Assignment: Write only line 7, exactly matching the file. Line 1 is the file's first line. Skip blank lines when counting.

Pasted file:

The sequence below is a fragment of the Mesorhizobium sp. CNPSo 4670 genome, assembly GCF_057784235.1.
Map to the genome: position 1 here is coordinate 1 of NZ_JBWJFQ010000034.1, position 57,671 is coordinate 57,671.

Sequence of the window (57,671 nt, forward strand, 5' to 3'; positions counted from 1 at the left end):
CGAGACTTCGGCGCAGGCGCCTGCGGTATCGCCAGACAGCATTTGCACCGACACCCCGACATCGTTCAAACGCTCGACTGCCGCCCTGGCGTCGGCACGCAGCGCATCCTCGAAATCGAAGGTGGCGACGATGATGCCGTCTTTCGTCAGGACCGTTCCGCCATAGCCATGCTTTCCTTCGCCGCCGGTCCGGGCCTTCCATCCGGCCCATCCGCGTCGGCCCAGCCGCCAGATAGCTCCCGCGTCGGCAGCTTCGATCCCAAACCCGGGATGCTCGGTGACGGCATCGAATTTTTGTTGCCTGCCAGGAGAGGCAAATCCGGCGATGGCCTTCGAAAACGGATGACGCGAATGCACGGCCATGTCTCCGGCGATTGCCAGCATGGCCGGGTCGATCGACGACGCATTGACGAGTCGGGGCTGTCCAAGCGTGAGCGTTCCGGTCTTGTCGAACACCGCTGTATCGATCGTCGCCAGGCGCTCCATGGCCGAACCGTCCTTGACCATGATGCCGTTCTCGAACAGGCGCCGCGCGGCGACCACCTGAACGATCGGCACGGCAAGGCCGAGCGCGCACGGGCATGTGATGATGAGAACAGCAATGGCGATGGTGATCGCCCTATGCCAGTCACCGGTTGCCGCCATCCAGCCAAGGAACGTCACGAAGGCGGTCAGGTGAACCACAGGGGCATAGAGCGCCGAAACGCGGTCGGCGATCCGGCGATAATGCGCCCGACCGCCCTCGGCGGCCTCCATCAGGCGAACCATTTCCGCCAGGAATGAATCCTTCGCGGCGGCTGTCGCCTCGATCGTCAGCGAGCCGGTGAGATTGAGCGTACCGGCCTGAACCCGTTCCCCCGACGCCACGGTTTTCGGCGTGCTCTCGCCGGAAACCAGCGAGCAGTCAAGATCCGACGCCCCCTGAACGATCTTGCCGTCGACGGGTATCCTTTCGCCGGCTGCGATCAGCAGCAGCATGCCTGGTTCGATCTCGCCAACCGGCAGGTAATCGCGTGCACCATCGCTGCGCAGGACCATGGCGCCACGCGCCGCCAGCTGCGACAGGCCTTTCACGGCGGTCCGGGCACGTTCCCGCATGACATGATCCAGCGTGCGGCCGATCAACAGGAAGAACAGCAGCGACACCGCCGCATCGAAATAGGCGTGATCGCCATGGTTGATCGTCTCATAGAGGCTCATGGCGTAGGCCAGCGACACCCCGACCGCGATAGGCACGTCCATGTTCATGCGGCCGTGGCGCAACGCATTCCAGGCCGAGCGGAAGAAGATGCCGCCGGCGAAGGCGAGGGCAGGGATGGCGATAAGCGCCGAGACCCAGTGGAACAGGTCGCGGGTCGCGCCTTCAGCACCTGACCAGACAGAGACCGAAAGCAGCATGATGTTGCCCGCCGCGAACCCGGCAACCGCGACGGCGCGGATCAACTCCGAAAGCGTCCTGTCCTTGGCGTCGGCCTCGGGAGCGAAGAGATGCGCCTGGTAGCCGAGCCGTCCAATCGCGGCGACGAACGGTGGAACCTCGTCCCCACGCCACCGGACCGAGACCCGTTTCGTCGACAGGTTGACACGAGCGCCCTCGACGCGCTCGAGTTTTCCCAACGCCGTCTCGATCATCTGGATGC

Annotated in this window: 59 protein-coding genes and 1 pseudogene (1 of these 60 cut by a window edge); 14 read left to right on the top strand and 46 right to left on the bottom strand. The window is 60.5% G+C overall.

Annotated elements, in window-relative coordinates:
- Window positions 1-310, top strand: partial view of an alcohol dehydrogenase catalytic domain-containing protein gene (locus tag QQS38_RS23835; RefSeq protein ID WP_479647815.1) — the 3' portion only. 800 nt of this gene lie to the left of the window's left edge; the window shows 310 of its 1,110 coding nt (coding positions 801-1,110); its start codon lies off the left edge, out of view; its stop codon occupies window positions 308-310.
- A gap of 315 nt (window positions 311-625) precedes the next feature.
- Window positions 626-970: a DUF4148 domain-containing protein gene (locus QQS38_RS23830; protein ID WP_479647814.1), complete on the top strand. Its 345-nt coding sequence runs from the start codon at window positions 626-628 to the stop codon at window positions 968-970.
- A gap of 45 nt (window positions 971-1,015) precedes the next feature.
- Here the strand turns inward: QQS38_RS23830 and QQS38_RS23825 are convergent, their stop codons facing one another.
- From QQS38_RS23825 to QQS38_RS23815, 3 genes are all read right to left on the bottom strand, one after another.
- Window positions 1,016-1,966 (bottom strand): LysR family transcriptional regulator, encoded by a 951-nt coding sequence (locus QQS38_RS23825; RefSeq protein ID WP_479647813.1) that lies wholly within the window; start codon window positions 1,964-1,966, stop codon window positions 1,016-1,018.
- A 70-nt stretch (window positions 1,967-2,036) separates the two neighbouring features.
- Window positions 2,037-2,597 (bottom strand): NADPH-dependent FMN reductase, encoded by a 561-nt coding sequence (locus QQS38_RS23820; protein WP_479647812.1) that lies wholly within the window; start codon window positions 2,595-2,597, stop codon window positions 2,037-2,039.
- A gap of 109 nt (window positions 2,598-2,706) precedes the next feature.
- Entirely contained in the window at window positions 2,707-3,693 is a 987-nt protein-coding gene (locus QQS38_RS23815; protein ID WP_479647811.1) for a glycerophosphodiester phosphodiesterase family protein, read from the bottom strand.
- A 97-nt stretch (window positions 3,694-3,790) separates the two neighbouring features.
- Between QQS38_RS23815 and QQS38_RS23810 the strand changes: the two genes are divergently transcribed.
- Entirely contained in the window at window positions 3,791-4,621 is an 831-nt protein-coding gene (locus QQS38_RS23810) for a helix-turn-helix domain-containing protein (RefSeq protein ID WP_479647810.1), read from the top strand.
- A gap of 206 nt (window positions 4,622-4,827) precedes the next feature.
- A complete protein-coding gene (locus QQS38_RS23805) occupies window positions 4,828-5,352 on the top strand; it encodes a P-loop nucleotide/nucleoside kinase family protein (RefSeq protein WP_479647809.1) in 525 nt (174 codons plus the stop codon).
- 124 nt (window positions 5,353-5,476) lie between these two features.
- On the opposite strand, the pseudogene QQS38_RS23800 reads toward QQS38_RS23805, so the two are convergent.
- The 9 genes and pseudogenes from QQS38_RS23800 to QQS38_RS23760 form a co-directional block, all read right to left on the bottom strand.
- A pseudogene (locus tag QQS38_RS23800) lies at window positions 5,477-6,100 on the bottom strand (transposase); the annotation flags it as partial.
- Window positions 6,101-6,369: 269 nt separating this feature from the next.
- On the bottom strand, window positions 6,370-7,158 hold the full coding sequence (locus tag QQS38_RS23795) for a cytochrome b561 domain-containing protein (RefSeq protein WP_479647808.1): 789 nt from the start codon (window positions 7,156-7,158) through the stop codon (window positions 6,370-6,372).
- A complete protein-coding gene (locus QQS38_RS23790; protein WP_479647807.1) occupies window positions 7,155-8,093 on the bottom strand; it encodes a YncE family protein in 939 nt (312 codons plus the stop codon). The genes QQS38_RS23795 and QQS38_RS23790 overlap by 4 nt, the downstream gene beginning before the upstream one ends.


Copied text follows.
- Window positions 1-310, top strand: partial view of an alcohol dehydrogenase catalytic domain-containing protein gene (locus tag QQS38_RS23835; RefSeq protein ID WP_479647815.1) — the 3' portion only. 800 nt of this gene lie to the left of the window's left edge; the window shows 310 of its 1,110 coding nt (coding positions 801-1,110); its start codon lies off the left edge, out of view; its stop codon occupies window positions 308-310.